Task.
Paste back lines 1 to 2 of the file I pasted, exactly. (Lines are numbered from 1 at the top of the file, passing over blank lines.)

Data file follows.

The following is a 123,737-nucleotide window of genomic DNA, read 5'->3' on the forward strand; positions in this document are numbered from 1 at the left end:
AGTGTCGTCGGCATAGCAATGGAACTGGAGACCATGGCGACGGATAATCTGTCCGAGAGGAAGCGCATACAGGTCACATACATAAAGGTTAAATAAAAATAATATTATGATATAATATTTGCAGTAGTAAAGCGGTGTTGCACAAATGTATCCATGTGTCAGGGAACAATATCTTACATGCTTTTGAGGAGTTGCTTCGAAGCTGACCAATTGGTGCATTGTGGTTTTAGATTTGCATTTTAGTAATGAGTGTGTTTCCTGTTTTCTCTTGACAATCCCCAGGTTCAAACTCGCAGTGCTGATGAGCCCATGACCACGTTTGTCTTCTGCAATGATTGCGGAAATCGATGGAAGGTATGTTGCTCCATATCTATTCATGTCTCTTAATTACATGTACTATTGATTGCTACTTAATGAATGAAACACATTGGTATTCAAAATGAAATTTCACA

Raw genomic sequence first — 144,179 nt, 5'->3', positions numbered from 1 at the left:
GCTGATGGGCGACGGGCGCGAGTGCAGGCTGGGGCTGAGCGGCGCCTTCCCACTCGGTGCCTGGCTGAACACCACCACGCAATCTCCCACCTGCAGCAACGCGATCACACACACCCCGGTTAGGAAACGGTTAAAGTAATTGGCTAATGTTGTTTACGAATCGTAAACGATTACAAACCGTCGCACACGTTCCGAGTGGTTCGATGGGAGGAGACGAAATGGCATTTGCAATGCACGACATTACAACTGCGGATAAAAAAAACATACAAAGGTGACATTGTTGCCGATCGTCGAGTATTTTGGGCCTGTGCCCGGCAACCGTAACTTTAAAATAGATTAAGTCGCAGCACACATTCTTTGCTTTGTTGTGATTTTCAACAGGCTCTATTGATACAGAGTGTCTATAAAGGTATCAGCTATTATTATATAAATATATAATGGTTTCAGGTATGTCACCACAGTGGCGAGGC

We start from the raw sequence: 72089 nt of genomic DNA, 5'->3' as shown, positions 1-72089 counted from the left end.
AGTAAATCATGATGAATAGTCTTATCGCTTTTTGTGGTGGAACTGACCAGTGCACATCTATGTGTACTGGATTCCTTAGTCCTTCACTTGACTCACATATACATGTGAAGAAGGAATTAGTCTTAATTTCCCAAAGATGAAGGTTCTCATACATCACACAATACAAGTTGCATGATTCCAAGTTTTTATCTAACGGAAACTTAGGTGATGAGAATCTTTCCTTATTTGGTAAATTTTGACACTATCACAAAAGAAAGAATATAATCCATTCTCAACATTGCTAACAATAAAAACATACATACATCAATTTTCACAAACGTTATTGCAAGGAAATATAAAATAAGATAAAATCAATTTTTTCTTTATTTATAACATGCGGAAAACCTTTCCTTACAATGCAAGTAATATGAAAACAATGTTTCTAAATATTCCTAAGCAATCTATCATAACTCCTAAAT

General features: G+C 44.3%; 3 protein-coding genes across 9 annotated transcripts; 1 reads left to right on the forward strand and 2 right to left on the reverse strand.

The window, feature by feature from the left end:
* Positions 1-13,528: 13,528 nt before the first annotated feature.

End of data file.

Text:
The following is a 123,737-nucleotide window of genomic DNA, read 5'->3' on the forward strand; positions in this document are numbered from 1 at the left end:
AGTGTCGTCGGCATAGCAATGGAACTGGAGACCATGGCGACGGATAATCTGTCCGAGAGGAAGCGCATACAGGTCACATACATAAAGGTTAAATAAAAATAATATTATGATATAATATTTGCAGTAGTAAAGCGGTGTTGCACAAATGTATCCATGTGTCAGGGAACAATATCTTACATGCTTTTGAGGAGTTGCTTCGAAGCTGACCAATTGGTGCATTGTGGTTTTAGATTTGCATTTTAGTAATGAGTGTGTTTCCTGTTTTCTCTTGACAATCCCCAGGTTCAAACTCGCAGTGCTGATGAGCCCATGACCACGTTTGTCTTCTGCAATGATTGCGGAAATCGATGGAAGGTATGTTGCTCCATATCTATTCATGTCTCTTAATTACATGTACTATTGATTGCTACTTAATGAATGAAACACATTGGTATTCAAAATGAAATTTCACA